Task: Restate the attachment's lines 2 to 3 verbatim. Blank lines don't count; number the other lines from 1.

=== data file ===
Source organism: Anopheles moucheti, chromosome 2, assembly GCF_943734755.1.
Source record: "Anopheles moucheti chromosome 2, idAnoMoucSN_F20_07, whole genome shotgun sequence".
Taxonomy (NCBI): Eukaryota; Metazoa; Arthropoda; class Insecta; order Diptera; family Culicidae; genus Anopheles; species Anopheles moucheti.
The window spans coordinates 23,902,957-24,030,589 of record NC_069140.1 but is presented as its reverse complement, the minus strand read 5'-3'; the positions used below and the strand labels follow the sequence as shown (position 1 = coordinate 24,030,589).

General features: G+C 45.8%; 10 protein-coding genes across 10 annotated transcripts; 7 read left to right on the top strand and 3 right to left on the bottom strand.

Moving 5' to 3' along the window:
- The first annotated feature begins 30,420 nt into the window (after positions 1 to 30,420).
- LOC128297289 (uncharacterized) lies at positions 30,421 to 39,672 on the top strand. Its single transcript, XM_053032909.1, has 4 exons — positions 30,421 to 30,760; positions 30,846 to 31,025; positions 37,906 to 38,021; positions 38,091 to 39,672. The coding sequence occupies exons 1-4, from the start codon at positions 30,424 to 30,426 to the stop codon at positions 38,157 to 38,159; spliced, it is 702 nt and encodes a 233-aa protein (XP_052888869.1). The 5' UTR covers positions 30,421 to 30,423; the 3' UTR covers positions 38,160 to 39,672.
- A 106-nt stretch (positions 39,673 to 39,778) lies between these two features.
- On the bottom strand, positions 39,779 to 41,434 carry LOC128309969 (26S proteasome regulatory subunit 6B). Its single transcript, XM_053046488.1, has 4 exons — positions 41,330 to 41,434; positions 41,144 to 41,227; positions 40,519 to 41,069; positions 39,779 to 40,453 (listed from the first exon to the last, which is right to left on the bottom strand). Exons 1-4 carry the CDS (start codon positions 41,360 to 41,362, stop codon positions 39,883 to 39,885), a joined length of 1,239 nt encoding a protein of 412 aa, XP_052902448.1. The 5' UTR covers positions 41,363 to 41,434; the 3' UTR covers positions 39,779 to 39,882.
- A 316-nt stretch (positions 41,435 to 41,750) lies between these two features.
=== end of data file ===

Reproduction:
Source record: "Anopheles moucheti chromosome 2, idAnoMoucSN_F20_07, whole genome shotgun sequence".
Taxonomy (NCBI): Eukaryota; Metazoa; Arthropoda; class Insecta; order Diptera; family Culicidae; genus Anopheles; species Anopheles moucheti.